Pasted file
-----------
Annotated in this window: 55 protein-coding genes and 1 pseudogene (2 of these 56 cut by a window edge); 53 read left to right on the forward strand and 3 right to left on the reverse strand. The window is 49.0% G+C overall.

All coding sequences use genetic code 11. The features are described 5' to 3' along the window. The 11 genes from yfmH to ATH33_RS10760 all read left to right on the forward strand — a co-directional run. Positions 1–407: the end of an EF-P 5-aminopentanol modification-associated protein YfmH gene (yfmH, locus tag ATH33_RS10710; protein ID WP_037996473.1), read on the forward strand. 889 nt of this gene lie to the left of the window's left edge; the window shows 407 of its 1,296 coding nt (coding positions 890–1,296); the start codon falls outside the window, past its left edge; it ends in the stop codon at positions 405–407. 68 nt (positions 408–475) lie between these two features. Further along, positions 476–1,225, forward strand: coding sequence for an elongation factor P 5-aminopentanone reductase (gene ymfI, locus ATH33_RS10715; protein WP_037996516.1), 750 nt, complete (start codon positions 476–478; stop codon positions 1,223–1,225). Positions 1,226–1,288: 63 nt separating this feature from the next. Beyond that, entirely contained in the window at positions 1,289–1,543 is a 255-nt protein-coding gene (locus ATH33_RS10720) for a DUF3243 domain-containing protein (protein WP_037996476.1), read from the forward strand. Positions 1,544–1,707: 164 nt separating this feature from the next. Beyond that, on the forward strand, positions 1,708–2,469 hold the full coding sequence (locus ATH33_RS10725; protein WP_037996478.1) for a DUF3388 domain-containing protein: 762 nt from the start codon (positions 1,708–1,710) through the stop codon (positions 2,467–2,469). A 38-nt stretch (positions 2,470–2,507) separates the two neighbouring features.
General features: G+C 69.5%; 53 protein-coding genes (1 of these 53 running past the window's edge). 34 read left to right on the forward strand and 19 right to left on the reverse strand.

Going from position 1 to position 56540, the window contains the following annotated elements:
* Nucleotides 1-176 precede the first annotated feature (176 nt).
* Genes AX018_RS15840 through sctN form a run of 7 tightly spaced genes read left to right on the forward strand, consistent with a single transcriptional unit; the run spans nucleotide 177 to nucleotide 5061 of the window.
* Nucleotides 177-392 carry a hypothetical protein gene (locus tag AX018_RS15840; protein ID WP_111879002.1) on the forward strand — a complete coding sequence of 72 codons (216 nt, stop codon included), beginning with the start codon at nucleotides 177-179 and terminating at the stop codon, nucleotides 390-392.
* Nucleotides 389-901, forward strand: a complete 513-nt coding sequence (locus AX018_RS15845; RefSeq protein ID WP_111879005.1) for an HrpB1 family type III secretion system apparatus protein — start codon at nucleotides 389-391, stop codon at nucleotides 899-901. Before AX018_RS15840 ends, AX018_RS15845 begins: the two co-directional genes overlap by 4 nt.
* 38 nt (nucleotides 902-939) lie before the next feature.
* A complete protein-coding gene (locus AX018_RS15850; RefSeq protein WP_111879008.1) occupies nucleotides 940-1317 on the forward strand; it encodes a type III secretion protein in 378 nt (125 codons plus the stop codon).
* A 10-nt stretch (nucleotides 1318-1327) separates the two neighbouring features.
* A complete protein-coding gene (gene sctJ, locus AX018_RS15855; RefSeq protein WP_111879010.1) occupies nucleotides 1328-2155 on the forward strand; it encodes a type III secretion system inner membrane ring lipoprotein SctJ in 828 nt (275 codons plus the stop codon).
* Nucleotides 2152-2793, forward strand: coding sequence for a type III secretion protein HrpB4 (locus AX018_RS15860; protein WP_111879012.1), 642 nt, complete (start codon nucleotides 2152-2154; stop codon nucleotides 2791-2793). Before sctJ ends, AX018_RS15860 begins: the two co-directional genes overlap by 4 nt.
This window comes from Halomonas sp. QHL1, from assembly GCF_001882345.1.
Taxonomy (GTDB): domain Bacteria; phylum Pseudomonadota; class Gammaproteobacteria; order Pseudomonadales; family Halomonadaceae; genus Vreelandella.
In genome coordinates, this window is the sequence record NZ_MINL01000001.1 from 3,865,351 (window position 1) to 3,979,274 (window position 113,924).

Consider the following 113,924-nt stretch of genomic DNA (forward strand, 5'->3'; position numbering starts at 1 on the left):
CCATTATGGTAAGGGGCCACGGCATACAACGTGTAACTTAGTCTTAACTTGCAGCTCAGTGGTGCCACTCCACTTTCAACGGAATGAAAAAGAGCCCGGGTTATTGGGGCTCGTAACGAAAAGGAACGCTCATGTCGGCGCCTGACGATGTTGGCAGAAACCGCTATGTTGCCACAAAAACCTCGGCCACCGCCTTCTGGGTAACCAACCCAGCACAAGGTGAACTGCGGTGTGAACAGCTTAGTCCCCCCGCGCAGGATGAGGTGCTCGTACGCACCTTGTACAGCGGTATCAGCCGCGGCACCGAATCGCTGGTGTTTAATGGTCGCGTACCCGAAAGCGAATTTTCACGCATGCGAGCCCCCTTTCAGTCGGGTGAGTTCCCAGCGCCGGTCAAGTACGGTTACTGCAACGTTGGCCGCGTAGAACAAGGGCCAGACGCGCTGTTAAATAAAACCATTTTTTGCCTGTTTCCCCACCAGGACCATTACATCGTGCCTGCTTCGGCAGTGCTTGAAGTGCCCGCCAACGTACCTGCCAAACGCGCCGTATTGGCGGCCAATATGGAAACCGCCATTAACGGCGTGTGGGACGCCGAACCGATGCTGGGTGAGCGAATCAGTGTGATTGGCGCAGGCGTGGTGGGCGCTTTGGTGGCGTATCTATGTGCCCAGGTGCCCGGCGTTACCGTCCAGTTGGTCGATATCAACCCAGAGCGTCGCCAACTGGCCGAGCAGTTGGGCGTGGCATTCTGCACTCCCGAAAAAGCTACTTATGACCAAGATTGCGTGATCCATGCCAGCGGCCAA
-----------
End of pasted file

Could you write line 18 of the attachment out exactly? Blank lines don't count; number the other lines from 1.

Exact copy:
CCATTATGGTAAGGGGCCACGGCATACAACGTGTAACTTAGTCTTAACTTGCAGCTCAGTGGTGCCACTCCACTTTCAACGGAATGAAAAAGAGCCCGGGTTATTGGGGCTCGTAACGAAAAGGAACGCTCATGTCGGCGCCTGACGATGTTGGCAGAAACCGCTATGTTGCCACAAAAACCTCGGCCACCGCCTTCTGGGTAACCAACCCAGCACAAGGTGAACTGCGGTGTGAACAGCTTAGTCCCCCCGCGCAGGATGAGGTGCTCGTACGCACCTTGTACAGCGGTATCAGCCGCGGCACCGAATCGCTGGTGTTTAATGGTCGCGTACCCGAAAGCGAATTTTCACGCATGCGAGCCCCCTTTCAGTCGGGTGAGTTCCCAGCGCCGGTCAAGTACGGTTACTGCAACGTTGGCCGCGTAGAACAAGGGCCAGACGCGCTGTTAAATAAAACCATTTTTTGCCTGTTTCCCCACCAGGACCATTACATCGTGCCTGCTTCGGCAGTGCTTGAAGTGCCCGCCAACGTACCTGCCAAACGCGCCGTATTGGCGGCCAATATGGAAACCGCCATTAACGGCGTGTGGGACGCCGAACCGATGCTGGGTGAGCGAATCAGTGTGATTGGCGCAGGCGTGGTGGGCGCTTTGGTGGCGTATCTATGTGCCCAGGTGCCCGGCGTTACCGTCCAGTTGGTCGATATCAACCCAGAGCGTCGCCAACTGGCCGAGCAGTTGGGCGTGGCATTCTGCACTCCCGAAAAAGCTACTTATGACCAAGATTGCGTGATCCATGCCAGCGGCCAA